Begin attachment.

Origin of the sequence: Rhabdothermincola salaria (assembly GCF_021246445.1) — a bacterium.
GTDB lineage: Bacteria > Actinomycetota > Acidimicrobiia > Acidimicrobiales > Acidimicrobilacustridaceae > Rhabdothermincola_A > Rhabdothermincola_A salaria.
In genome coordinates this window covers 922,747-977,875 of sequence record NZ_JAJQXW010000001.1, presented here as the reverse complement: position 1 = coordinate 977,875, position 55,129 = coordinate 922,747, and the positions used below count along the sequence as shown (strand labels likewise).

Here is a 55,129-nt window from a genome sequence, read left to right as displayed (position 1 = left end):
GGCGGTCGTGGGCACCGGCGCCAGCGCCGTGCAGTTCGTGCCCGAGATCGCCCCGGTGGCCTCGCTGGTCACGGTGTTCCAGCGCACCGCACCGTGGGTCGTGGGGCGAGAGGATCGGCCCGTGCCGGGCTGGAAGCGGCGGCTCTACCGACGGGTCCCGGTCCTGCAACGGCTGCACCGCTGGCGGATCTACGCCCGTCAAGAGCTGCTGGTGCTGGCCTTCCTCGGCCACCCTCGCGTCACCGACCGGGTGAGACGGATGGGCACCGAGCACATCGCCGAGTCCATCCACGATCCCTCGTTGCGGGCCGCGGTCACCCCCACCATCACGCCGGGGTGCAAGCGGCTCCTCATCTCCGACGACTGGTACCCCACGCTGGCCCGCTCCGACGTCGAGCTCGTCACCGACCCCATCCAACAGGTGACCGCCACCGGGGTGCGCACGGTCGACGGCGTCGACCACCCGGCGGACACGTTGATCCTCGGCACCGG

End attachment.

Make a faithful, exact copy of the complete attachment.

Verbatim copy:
Origin of the sequence: Rhabdothermincola salaria (assembly GCF_021246445.1) — a bacterium.
GTDB lineage: Bacteria > Actinomycetota > Acidimicrobiia > Acidimicrobiales > Acidimicrobilacustridaceae > Rhabdothermincola_A > Rhabdothermincola_A salaria.
In genome coordinates this window covers 922,747-977,875 of sequence record NZ_JAJQXW010000001.1, presented here as the reverse complement: position 1 = coordinate 977,875, position 55,129 = coordinate 922,747, and the positions used below count along the sequence as shown (strand labels likewise).

Here is a 55,129-nt window from a genome sequence, read left to right as displayed (position 1 = left end):
GGCGGTCGTGGGCACCGGCGCCAGCGCCGTGCAGTTCGTGCCCGAGATCGCCCCGGTGGCCTCGCTGGTCACGGTGTTCCAGCGCACCGCACCGTGGGTCGTGGGGCGAGAGGATCGGCCCGTGCCGGGCTGGAAGCGGCGGCTCTACCGACGGGTCCCGGTCCTGCAACGGCTGCACCGCTGGCGGATCTACGCCCGTCAAGAGCTGCTGGTGCTGGCCTTCCTCGGCCACCCTCGCGTCACCGACCGGGTGAGACGGATGGGCACCGAGCACATCGCCGAGTCCATCCACGATCCCTCGTTGCGGGCCGCGGTCACCCCCACCATCACGCCGGGGTGCAAGCGGCTCCTCATCTCCGACGACTGGTACCCCACGCTGGCCCGCTCCGACGTCGAGCTCGTCACCGACCCCATCCAACAGGTGACCGCCACCGGGGTGCGCACGGTCGACGGCGTCGACCACCCGGCGGACACGTTGATCCTCGGCACCGG